This same 'multis utile bellum,' is an assured and infallible sign of a State disposed to seditions and troubles; and if this poverty and broken estate4 in the better sort be joined with a want and necessity in the mean people, the danger is imminent and great—for the rebellions of the belly are the worst. As for discontentments, they are in the politic body like to humours in the natural, which are apt to gather a preternatural heat, and to inflame; and let no prince measure the danger of them by this, whether they be just or unjust—for that were to imagine people to be too reasonable, who do often spurn at their own good,—nor yet by this, whether the griefss whereupon they rise be in fact great or Bmall; for they are the most dangerous discontentments, where the fear is greater than the feeling: 'Dolendi modus, timendi non item''—besides, in great oppressions, the same things that provoke the patience do withal mate! the courage; but in fears it is not so—neither let any prince, or State, be secure concerning discontentments, because they have been often, or have been long, and yet no peril hath ensued—for as it is true that every vapour or fume3 doth not torn into a storm, so it is nevertheless true, that storms, though they blow over, divers times, yet may fall at last; and, as the Spanish proverb noteth well, 'The cord breaketh at the last by the weakest pull.'
1 'More freely than is consistent with remembering the rulers.'
2 'I will loose the bond of kings.'—Job xii. 18.
s 'Hence usury voracious, and eager for the time of interest j hence broken faith, and war become useful to many.'—Lucan, Phars. i. 181.
* Estate. Condition; circumstances. 'All who are any ways afflicted or distressed in mind, body, or estate.'—English Liturgy ('Prayer for all Conditions of Men').
5 Griefs. Grievances.
* The king has sent to know the nature of your griefs.'—Shakespere.
The causes and motives of seditions are, innovations in religion, taxes, alteration of laws and customs, breaking of privileges, general oppression, advancement of unworthy persons, strangers, dearths, disbanded soldiers, factions grown desperate; and whatsoever in offending people joineth and knitteth them in a common cause.
For the remedies, there may be some general preservatives, whereof we will speak: as for the just cure, it must answer to the particular disease, and so be left to counsel rather than rule.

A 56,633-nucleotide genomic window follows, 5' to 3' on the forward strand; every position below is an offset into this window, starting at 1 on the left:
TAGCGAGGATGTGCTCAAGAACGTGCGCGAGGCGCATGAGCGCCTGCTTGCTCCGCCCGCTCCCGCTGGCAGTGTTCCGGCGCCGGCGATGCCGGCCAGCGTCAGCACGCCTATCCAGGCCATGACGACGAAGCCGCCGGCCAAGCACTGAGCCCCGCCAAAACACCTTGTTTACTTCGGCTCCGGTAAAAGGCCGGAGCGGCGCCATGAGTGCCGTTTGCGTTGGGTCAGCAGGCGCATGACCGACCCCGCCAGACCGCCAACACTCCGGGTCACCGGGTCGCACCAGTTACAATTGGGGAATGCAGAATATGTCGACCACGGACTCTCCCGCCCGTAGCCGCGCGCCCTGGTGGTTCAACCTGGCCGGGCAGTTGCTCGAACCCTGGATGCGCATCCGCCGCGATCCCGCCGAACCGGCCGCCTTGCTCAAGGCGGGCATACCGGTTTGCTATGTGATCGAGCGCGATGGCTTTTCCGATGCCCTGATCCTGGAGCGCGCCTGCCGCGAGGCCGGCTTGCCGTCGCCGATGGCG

The first remedy or prevention, is to remove, by all means possible, that material cause of sedition whereof we speak, which is, want and poverty in the estate :* to which purpose serveth the opening and well-balancing of trade; the cherishing of manufactures; the banishing of idleness; the repressing of waste and excess by sumptuary laws; the improvement and husbanding of the soil; the regulating of prices of things vendible; the moderating of taxes and tributes; and the like. Generally, it is to be foreseen that the population of a kingdom (especially if it be not mown down by wars), do not exceed the stock of the kingdom which should maintain them: neither is the population to be reckoned only by number, for a smaller number, that spend more and earn less, do wear out an estate sooner than a greater number that live low and gather more: therefore the multiplying of nobility, and other degrees of quality,1 in an over-proportion to the common people, doth speedily bring a State to necessity; and so doth likewise an overgrown clergy; for they bring nothing to the stock; and in like manner, when more are bred scholars than preferments can take off.
1 'There is a limit to the suffering, but none to the apprehension.'
'That memory, the warden of the brain, shall be a fume'—Shakespere. 4 Estate. State. See page 147.
It is likewise to be remembered, that, forasmuch as the increase of any estate must be upon the foreigner (for whatsoever is somewhere gotten, is somewhere lost), there be but three things which one nation selleth unto another—the commodity as nature yieldeth it, the manufacture, and the vecture, or carriage: so that, if these three wheels go, wealth will flow as in a spring tide. And it cometh many times to pass, that 'rnateriam superabit opus'—that 'the work and carriage is worth more than the material,' and enricheth a State more; as is notably seen in the Low Countrymen, who have the best mines above ground in the world.
Above all things, good policy is to be used, that the treasures and monies in a State be not gathered into few hands'; for otherwise, a State may have a great stock, and yet starve; and money is like muck, not good except it be spread. This is done chiefly by suppressing, or, at the least, keeping a strait hand upon the devouring trades of usury, engrossing* great pasturages, and the like.
For removing discontentments, or, at least, the danger of them, there is in every State (as we know), two portions of subjects, the nobles and the commonalty. When one of these is discontent,3 the danger is not great; for common people are of
1 Quality. Persons of superior rank. 'I will appear at the masquerade dressed in my feather, that the quality may see how pretty they will look in their travelling habits.'—Addison.
The common people still speak of the upper classes as the 'the quality.' It is to be observed that almost all our titles of respect are terms denoting qualities. 'Her Majesty,' 'his Highness,' 'his Excellency,' 'his Grace,' 'the Most Noble,' 'the Honourable, 'his Honour,' 'his Worship.'
2 Engrossing. Forestalling. 'Engrossing was also described to be the getting into one's possession, or buying up large quantities of any kind of victuals, with intent to sell them again.'—Blaclnstone.
'What should yo do, then, should ye suppress all this flowery crop of knowledge, and now light sprung up? Should ye set an oligarchy of twenty engrossers over it. to bring a famine upon our minds ?'—Milton.
3 Discontent. Discontented.